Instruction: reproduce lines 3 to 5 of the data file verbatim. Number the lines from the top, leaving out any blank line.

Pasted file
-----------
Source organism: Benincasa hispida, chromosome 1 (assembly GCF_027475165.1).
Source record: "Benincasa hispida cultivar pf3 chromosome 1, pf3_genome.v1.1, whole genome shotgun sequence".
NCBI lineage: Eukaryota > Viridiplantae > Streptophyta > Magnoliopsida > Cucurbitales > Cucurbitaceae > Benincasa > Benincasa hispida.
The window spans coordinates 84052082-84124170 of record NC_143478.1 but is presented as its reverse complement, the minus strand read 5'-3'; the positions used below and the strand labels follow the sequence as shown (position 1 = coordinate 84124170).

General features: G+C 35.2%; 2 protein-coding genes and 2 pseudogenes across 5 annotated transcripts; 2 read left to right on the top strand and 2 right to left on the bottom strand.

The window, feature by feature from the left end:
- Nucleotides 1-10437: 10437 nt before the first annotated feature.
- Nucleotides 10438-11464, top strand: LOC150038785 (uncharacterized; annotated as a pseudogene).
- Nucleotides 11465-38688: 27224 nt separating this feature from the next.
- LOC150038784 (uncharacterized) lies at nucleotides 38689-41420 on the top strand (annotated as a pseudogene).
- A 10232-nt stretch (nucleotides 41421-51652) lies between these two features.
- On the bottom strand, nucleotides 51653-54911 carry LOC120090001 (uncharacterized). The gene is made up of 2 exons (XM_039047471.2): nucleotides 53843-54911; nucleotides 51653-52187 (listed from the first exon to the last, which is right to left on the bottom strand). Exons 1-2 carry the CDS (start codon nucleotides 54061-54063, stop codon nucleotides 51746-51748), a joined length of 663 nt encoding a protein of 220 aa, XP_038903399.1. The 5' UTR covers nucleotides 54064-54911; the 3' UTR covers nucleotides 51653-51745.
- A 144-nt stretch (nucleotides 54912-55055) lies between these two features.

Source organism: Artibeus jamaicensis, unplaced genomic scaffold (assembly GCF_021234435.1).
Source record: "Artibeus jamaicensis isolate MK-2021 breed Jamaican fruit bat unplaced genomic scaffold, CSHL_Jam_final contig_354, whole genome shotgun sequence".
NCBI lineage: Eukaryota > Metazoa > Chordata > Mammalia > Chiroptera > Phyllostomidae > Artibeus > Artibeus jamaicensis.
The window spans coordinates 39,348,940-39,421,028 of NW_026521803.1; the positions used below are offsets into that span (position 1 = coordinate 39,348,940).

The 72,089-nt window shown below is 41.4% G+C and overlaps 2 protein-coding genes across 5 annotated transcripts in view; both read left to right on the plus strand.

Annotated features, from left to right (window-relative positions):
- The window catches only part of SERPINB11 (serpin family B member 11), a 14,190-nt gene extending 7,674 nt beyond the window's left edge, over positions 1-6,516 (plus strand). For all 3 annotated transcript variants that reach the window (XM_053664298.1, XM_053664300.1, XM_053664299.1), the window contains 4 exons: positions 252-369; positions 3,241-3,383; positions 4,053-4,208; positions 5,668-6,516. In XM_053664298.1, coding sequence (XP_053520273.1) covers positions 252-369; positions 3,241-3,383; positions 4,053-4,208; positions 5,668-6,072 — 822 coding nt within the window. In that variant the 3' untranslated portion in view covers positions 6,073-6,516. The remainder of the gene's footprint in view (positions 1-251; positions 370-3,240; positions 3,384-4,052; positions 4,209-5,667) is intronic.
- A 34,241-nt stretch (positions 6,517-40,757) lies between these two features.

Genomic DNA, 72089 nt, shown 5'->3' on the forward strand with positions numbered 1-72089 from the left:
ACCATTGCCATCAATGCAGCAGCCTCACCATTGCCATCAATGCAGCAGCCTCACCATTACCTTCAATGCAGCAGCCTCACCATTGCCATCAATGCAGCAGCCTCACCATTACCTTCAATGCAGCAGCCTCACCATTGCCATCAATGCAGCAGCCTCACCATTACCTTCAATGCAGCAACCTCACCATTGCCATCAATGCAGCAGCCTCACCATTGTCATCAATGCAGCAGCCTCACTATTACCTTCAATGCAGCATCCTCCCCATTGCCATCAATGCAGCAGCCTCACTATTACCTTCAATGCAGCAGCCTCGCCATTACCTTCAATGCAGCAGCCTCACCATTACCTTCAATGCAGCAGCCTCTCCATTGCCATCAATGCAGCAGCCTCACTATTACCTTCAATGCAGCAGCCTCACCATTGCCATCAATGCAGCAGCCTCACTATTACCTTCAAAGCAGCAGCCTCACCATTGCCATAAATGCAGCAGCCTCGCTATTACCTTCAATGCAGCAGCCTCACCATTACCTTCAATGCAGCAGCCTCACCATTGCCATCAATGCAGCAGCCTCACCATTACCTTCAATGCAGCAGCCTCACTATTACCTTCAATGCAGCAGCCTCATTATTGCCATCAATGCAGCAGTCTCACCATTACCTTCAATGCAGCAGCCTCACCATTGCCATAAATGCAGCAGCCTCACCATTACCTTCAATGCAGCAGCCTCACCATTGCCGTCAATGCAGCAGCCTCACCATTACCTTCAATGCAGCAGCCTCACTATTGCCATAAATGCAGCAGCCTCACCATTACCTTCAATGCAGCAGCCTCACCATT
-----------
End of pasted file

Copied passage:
NCBI lineage: Eukaryota > Viridiplantae > Streptophyta > Magnoliopsida > Cucurbitales > Cucurbitaceae > Benincasa > Benincasa hispida.
The window spans coordinates 84052082-84124170 of record NC_143478.1 but is presented as its reverse complement, the minus strand read 5'-3'; the positions used below and the strand labels follow the sequence as shown (position 1 = coordinate 84124170).

General features: G+C 35.2%; 2 protein-coding genes and 2 pseudogenes across 5 annotated transcripts; 2 read left to right on the top strand and 2 right to left on the bottom strand.